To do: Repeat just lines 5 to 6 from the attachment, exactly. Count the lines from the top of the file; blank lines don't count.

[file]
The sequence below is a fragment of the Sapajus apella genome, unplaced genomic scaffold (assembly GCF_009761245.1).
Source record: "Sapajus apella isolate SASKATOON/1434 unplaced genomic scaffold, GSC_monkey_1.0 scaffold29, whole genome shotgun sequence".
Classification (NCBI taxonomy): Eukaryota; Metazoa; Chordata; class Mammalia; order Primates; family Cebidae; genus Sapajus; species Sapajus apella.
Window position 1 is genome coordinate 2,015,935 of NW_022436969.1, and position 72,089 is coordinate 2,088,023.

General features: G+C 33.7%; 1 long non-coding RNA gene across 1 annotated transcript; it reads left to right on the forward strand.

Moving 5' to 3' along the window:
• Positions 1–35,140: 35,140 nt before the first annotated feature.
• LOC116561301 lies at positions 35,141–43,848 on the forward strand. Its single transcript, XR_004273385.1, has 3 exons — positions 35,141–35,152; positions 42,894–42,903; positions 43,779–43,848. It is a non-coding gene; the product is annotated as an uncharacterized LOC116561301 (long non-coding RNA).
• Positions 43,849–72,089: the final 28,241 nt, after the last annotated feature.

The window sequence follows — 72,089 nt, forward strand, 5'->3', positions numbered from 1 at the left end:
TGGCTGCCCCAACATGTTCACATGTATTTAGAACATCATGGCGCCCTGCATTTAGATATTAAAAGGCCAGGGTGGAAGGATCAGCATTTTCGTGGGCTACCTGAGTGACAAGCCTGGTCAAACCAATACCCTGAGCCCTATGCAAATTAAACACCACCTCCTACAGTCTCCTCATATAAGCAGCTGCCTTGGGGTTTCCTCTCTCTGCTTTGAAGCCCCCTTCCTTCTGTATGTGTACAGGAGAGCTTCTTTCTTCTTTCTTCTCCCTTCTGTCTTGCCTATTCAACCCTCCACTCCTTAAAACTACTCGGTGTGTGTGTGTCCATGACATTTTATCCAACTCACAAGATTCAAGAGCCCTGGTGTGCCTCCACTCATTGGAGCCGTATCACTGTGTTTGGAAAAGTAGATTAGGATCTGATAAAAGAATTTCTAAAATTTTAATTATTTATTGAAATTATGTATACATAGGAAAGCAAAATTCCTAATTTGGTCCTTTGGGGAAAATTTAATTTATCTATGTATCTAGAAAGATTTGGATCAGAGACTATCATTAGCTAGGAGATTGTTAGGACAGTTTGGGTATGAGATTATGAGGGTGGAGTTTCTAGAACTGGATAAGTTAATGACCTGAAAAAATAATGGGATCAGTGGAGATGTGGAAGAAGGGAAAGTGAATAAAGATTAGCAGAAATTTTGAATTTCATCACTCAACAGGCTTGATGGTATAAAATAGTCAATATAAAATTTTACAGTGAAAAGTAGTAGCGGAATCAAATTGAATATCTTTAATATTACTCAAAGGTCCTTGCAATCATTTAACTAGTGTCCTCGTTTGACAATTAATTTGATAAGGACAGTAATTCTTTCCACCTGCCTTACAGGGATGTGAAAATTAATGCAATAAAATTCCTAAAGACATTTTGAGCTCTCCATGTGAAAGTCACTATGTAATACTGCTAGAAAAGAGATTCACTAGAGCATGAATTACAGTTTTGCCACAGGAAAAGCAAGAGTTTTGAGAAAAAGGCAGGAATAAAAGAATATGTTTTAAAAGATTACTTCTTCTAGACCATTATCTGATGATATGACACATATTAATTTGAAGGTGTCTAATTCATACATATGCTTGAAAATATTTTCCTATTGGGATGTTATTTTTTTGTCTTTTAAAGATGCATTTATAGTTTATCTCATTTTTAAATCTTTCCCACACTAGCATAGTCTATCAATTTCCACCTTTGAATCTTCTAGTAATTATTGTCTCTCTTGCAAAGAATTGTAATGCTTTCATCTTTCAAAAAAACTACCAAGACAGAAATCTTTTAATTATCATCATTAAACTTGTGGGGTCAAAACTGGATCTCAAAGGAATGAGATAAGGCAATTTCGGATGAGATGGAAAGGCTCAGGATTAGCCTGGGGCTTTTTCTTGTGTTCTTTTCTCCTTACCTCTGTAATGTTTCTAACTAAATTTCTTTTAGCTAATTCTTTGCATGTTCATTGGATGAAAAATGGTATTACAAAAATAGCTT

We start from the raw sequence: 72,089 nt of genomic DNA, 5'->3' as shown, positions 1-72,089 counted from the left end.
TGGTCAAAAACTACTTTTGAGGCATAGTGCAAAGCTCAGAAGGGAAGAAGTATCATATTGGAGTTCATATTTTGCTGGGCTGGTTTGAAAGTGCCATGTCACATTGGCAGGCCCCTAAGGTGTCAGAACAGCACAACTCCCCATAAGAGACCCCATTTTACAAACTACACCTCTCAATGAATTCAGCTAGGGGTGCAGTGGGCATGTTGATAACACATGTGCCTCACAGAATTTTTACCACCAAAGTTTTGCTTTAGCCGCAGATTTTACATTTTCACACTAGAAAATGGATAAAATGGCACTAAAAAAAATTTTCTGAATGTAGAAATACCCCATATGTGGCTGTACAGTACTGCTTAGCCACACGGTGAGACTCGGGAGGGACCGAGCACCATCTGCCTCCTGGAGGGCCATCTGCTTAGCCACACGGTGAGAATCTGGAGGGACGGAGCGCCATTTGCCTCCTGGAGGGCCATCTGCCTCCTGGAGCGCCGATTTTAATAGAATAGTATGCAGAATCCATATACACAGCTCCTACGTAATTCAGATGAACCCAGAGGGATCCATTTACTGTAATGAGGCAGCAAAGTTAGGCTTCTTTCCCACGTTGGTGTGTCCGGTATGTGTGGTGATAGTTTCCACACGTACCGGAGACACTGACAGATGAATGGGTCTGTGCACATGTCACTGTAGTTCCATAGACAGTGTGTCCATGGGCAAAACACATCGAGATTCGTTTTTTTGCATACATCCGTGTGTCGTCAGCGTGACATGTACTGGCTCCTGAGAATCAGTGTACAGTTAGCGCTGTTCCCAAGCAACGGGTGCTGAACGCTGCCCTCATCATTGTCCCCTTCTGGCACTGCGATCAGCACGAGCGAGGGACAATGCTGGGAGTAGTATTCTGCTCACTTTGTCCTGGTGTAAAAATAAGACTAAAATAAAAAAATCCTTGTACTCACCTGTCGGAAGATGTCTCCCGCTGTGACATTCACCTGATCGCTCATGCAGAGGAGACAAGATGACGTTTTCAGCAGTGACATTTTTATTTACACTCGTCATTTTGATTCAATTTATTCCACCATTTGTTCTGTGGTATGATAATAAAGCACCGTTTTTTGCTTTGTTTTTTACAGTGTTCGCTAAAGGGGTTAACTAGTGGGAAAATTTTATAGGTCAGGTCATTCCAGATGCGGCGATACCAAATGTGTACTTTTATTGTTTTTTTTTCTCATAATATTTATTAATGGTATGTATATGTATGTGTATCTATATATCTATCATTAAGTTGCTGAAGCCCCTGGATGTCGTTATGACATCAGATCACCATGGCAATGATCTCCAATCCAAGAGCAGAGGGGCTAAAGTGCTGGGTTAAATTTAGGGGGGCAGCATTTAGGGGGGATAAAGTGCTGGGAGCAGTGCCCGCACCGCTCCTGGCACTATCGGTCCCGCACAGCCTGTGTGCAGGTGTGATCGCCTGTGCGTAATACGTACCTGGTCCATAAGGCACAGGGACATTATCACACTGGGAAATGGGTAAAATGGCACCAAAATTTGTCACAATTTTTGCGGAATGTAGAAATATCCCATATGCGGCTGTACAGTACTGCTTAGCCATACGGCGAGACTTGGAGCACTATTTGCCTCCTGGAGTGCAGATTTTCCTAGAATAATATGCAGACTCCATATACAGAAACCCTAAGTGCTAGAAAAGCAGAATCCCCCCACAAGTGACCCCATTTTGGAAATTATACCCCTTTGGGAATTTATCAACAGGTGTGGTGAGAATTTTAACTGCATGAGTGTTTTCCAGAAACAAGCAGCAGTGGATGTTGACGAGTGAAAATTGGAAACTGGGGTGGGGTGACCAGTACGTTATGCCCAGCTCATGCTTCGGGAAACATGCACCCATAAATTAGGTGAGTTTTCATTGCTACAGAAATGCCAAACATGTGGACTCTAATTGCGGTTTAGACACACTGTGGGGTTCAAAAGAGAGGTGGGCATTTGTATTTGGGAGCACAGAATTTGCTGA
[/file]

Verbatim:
General features: G+C 33.7%; 1 long non-coding RNA gene across 1 annotated transcript; it reads left to right on the forward strand.

Moving 5' to 3' along the window: